The barrier layers can be graded composition barriers, if desired. Suitable graded composition barriers include, but are not limited to, those described in U.S. Pat. No. 7,015,640, which is incorporated herein by reference
Substantially opaque barrier layers can be made from opaque materials including, but not limited to, opaque metals, opaque polymers, opaque ceramics, opaque cermets, and combinations thereof. Opaque cermets include, but are not limited to, zirconium nitride, titanium nitride, hafnium nitride, tantalum nitride, niobium nitride, tungsten disilicide, titanium diboride, zirconium diboride, and combinations thereof.
The decoupling layers can be deposited using vacuum processes, including but not limited to, flash evaporation with in situ polymerization under vacuum, or plasma deposition and polymerization.
Alternatively, the decoupling layers can be made using an atmospheric process. Suitable atmospheric processes include, but are not limited to, spin coating, ink jet printing, screen printing, spraying, or combinations thereof. Ink jet printing is advantageous because it is a non-contact process, which avoids damage and contamination caused by contact with the fragile barrier layers. In addition, it is capable of producing the required feature sizes, and it can achieve the necessary accuracy of registration over multiple deposition steps.
The decoupling layer could be deposited initially as a continuous layer using a process including, but not limited to, spin coating. The decoupling layer could then be divided into sections by a process including, but not limited to, mask etching. Alternatively, the surface of the substrate could be masked prior to the spincoating or other deposition process.
Decoupling layers can be made from materials including, but not limited to, organic polymers, inorganic polymers, organometallic polymers, hybrid organic/inorganic polymer systems, and silicates. Organic polymers include, but are not limited to, (meth)acrylates, urethanes, polyamides, polyimides, polybutylenes, isobutylene isoprene, polyolefins, epoxies, parylene, benzocyclobutadiene, polynorbornenes, polyarylethers, polycarbonate, alkyds, polyaniline, ethylene vinyl acetate, and ethylene acrylic acid. Inorganic polymers include, but are not limited to, silicones, polyphosphazenes, polysilazane, polycarbosilane, polycarborane, carborane siloxanes, polysilanes, phosphonitriles, sulfur nitride polymers, and siloxanes. Organometallic polymers include, but are not limited to, organometallic polymers of main group metals, transition metals and lanthanide/actinide metals (for example, polymetallocenylenes such as polyferrocene and polyruthenocene). Hybrid organic/inorganic polymer systems include, but are not limited to, organically modified silicates, ceramers, preceramic polymers, polyimide-silica hybrids, (meth)acrylate-silica hybrids, polydimethylsiloxane-silica hybrids.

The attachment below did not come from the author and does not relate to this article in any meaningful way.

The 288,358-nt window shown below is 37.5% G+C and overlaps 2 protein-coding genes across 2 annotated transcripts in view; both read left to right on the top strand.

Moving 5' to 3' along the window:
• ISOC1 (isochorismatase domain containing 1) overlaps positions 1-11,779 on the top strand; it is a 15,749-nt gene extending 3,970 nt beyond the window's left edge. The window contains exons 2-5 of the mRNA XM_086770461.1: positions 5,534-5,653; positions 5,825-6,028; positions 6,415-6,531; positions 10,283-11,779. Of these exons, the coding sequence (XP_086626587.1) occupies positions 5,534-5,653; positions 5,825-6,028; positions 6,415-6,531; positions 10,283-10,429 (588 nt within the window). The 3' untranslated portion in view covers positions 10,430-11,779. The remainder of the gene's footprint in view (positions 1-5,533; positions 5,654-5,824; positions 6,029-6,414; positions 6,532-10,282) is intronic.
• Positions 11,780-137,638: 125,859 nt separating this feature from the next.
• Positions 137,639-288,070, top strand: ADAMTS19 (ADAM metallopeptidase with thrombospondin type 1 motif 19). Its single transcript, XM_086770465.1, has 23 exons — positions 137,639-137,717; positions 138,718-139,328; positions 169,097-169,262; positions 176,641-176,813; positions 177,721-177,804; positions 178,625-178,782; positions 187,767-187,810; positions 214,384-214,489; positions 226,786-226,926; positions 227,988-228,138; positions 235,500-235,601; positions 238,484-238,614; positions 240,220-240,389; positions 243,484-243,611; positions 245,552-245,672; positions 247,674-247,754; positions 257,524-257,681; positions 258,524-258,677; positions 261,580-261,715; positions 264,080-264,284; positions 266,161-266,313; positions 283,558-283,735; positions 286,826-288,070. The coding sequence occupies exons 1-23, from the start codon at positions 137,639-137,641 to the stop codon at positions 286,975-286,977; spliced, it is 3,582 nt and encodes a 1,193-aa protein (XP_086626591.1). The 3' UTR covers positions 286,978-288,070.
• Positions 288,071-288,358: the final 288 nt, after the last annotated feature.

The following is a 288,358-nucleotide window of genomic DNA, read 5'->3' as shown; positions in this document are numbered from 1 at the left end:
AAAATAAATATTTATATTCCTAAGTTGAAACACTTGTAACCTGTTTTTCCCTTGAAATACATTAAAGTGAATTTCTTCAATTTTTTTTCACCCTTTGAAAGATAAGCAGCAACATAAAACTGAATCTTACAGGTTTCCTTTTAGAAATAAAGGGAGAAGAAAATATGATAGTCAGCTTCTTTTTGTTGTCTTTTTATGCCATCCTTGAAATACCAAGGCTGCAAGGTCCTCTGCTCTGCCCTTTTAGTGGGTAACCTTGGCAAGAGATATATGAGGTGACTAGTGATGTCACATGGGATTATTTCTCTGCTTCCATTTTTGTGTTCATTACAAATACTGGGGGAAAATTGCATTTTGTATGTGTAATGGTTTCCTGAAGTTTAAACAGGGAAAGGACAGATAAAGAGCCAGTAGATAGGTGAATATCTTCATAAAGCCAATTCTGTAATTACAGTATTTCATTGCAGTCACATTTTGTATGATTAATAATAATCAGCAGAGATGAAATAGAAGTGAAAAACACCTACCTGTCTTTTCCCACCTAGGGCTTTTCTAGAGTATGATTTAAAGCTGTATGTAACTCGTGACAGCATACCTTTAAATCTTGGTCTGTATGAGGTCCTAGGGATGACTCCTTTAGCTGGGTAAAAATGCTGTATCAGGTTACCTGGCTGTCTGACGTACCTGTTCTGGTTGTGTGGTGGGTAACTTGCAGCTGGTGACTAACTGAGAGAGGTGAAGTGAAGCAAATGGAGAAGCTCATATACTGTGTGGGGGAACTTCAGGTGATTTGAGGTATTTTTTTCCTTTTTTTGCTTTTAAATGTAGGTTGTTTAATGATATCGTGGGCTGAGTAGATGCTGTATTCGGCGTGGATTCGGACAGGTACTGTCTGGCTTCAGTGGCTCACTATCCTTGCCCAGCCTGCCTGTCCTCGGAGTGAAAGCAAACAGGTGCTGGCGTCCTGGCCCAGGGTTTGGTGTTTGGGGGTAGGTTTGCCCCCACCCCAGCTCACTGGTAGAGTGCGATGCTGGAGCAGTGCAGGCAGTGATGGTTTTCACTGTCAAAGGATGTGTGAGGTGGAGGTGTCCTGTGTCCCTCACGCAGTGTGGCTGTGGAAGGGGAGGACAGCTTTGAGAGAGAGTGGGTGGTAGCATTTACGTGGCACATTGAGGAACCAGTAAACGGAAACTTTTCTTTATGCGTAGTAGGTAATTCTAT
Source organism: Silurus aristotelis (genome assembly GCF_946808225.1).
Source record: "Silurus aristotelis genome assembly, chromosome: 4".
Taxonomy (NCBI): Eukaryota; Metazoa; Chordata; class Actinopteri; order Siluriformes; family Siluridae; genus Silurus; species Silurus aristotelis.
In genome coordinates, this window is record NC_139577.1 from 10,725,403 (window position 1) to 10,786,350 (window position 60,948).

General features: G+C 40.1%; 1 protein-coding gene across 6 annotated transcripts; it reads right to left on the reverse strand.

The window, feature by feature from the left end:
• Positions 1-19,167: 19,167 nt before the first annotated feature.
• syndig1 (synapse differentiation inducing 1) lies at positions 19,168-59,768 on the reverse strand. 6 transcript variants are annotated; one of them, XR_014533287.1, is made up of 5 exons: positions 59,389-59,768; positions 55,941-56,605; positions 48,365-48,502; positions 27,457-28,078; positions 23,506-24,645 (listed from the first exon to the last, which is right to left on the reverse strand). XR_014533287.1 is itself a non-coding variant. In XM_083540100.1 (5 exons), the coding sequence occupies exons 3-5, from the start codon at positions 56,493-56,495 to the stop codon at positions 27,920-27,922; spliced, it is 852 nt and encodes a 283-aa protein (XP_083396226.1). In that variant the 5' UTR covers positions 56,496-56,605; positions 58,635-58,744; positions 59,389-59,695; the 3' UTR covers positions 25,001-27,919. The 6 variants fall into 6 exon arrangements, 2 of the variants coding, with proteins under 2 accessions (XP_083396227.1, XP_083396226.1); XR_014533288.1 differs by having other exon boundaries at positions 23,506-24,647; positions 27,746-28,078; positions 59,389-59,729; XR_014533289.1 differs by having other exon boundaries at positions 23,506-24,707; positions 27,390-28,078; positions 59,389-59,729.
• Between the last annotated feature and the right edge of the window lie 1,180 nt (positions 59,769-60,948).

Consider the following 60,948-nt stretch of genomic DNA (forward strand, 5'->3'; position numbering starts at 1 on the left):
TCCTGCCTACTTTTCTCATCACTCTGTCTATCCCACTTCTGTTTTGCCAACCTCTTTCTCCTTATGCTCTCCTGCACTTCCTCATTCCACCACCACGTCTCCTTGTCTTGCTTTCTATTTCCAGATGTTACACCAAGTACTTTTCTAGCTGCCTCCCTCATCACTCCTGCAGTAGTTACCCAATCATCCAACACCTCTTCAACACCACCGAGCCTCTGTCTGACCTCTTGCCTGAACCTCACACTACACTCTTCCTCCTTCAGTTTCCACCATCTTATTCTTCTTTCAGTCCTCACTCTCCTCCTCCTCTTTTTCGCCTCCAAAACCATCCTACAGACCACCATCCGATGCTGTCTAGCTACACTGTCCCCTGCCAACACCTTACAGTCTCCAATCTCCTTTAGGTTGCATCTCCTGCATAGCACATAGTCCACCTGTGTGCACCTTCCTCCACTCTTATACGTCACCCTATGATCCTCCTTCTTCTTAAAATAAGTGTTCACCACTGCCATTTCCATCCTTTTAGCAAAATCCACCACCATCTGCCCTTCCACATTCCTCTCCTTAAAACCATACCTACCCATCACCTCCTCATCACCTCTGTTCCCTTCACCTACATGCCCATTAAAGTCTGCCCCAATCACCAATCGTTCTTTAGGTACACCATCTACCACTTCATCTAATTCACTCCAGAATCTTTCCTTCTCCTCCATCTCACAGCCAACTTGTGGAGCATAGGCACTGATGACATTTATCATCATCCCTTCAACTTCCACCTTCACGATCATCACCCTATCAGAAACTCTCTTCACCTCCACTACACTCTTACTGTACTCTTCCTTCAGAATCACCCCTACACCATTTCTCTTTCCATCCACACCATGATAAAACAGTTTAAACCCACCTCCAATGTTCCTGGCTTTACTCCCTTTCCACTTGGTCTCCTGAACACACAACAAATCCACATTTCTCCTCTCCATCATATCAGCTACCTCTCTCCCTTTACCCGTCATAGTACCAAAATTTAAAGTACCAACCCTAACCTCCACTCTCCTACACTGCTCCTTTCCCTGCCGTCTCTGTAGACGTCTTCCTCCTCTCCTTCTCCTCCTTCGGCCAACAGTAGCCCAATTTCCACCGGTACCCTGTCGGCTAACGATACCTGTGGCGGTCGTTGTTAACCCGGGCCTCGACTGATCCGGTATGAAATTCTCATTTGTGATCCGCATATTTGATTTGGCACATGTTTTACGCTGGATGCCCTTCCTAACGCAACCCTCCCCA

Tests were performed to evaluate the three dimensional multilayer barrier of the present invention using the calcium test. The calcium test is described in Nisato et al., “Thin Film Encapsulation for OLEDs: Evaluation of Multi-layer Barriers using the Ca Test,” SID 03 Digest, 2003, p. 550-553, which is incorporated herein by reference.
A three dimensional multilayer barrier comprised of an initial barrier layer of 400 Å with 4 decoupling layer/barrier layer pairs (0.5 μm of acrylate polymer and 400 Å of aluminum oxide) was formed over the calcium on a glass substrate. The mask used to form the decoupling layer had 480 μm diameter holes with a 200 μm distance between the holes, resulting in a 680 μm distance from the center of one hole to the center of the next.
Laser cuts 305 were made outside the calcium region 310 on 2 opposing sides, as shown schematically in
No edge effect was seen for any of the samples after 96 hrs. After 633 hrs, an edge effect was seen for the samples cut at 1360 μm (twice the center to center distance), as shown in